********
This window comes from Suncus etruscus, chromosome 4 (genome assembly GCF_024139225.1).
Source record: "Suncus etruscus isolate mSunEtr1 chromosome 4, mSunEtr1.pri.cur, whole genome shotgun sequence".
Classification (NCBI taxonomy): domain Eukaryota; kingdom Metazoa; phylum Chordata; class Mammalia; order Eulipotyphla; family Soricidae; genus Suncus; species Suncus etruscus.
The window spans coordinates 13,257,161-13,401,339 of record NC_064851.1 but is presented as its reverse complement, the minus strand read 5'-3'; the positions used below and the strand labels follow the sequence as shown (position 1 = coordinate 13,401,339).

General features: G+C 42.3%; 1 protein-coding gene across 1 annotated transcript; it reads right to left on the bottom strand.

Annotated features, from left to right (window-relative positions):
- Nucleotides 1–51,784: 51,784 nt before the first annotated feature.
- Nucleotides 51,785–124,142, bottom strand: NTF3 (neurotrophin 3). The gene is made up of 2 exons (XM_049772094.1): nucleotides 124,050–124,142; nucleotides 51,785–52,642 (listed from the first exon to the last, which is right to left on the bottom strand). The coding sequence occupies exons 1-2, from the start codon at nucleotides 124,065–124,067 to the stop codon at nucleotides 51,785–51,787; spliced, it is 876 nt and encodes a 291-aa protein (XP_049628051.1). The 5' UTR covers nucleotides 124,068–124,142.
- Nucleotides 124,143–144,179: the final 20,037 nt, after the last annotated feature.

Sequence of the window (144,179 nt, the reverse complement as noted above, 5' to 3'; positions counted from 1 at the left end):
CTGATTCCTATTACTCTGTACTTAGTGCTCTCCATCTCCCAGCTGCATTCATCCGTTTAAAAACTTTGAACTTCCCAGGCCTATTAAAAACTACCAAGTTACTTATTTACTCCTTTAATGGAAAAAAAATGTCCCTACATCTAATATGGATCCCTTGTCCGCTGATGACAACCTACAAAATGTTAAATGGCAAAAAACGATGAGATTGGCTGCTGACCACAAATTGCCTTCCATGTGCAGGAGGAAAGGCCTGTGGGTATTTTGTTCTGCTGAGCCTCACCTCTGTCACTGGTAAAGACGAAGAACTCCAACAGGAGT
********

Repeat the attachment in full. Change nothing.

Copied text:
This window comes from Suncus etruscus, chromosome 4 (genome assembly GCF_024139225.1).
Source record: "Suncus etruscus isolate mSunEtr1 chromosome 4, mSunEtr1.pri.cur, whole genome shotgun sequence".
Classification (NCBI taxonomy): domain Eukaryota; kingdom Metazoa; phylum Chordata; class Mammalia; order Eulipotyphla; family Soricidae; genus Suncus; species Suncus etruscus.
The window spans coordinates 13,257,161-13,401,339 of record NC_064851.1 but is presented as its reverse complement, the minus strand read 5'-3'; the positions used below and the strand labels follow the sequence as shown (position 1 = coordinate 13,401,339).

General features: G+C 42.3%; 1 protein-coding gene across 1 annotated transcript; it reads right to left on the bottom strand.

Annotated features, from left to right (window-relative positions):
- Nucleotides 1–51,784: 51,784 nt before the first annotated feature.
- Nucleotides 51,785–124,142, bottom strand: NTF3 (neurotrophin 3). The gene is made up of 2 exons (XM_049772094.1): nucleotides 124,050–124,142; nucleotides 51,785–52,642 (listed from the first exon to the last, which is right to left on the bottom strand). The coding sequence occupies exons 1-2, from the start codon at nucleotides 124,065–124,067 to the stop codon at nucleotides 51,785–51,787; spliced, it is 876 nt and encodes a 291-aa protein (XP_049628051.1). The 5' UTR covers nucleotides 124,068–124,142.
- Nucleotides 124,143–144,179: the final 20,037 nt, after the last annotated feature.

Sequence of the window (144,179 nt, the reverse complement as noted above, 5' to 3'; positions counted from 1 at the left end):
CTGATTCCTATTACTCTGTACTTAGTGCTCTCCATCTCCCAGCTGCATTCATCCGTTTAAAAACTTTGAACTTCCCAGGCCTATTAAAAACTACCAAGTTACTTATTTACTCCTTTAATGGAAAAAAAATGTCCCTACATCTAATATGGATCCCTTGTCCGCTGATGACAACCTACAAAATGTTAAATGGCAAAAAACGATGAGATTGGCTGCTGACCACAAATTGCCTTCCATGTGCAGGAGGAAAGGCCTGTGGGTATTTTGTTCTGCTGAGCCTCACCTCTGTCACTGGTAAAGACGAAGAACTCCAACAGGAGT